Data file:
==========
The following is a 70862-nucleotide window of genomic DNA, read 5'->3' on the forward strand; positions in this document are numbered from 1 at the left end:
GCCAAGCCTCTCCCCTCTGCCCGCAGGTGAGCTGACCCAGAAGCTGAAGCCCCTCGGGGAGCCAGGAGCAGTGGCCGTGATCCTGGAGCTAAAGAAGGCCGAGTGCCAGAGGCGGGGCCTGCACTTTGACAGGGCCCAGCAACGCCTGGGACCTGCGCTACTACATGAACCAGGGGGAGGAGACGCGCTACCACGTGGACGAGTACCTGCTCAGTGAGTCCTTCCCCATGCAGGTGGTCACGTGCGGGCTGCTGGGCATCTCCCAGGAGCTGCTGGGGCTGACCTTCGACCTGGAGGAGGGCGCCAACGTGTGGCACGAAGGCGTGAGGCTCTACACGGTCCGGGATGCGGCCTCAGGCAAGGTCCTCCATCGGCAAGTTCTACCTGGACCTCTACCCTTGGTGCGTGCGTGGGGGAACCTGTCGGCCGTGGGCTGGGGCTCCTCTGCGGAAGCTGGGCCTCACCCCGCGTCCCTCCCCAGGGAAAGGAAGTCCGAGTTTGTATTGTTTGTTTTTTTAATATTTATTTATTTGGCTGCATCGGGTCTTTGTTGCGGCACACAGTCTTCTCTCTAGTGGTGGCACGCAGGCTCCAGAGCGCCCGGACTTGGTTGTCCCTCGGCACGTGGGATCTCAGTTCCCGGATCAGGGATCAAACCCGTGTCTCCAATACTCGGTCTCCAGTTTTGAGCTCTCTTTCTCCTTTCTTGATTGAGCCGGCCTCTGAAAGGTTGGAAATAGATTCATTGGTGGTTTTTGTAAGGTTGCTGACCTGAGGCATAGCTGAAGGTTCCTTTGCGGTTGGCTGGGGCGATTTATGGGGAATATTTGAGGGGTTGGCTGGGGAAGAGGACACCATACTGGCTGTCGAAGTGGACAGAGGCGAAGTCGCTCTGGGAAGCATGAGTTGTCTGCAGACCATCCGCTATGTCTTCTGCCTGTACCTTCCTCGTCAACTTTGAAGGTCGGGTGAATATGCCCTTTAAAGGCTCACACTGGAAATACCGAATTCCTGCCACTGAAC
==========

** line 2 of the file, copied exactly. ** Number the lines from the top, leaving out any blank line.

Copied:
GCCAAGCCTCTCCCCTCTGCCCGCAGGTGAGCTGACCCAGAAGCTGAAGCCCCTCGGGGAGCCAGGAGCAGTGGCCGTGATCCTGGAGCTAAAGAAGGCCGAGTGCCAGAGGCGGGGCCTGCACTTTGACAGGGCCCAGCAACGCCTGGGACCTGCGCTACTACATGAACCAGGGGGAGGAGACGCGCTACCACGTGGACGAGTACCTGCTCAGTGAGTCCTTCCCCATGCAGGTGGTCACGTGCGGGCTGCTGGGCATCTCCCAGGAGCTGCTGGGGCTGACCTTCGACCTGGAGGAGGGCGCCAACGTGTGGCACGAAGGCGTGAGGCTCTACACGGTCCGGGATGCGGCCTCAGGCAAGGTCCTCCATCGGCAAGTTCTACCTGGACCTCTACCCTTGGTGCGTGCGTGGGGGAACCTGTCGGCCGTGGGCTGGGGCTCCTCTGCGGAAGCTGGGCCTCACCCCGCGTCCCTCCCCAGGGAAAGGAAGTCCGAGTTTGTATTGTTTGTTTTTTTAATATTTATTTATTTGGCTGCATCGGGTCTTTGTTGCGGCACACAGTCTTCTCTCTAGTGGTGGCACGCAGGCTCCAGAGCGCCCGGACTTGGTTGTCCCTCGGCACGTGGGATCTCAGTTCCCGGATCAGGGATCAAACCCGTGTCTCCAATACTCGGTCTCCAGTTTTGAGCTCTCTTTCTCCTTTCTTGATTGAGCCGGCCTCTGAAAGGTTGGAAATAGATTCATTGGTGGTTTTTGTAAGGTTGCTGACCTGAGGCATAGCTGAAGGTTCCTTTGCGGTTGGCTGGGGCGATTTATGGGGAATATTTGAGGGGTTGGCTGGGGAAGAGGACACCATACTGGCTGTCGAAGTGGACAGAGGCGAAGTCGCTCTGGGAAGCATGAGTTGTCTGCAGACCATCCGCTATGTCTTCTGCCTGTACCTTCCTCGTCAACTTTGAAGGTCGGGTGAATATGCCCTTTAAAGGCTCACACTGGAAATACCGAATTCCTGCCACTGAAC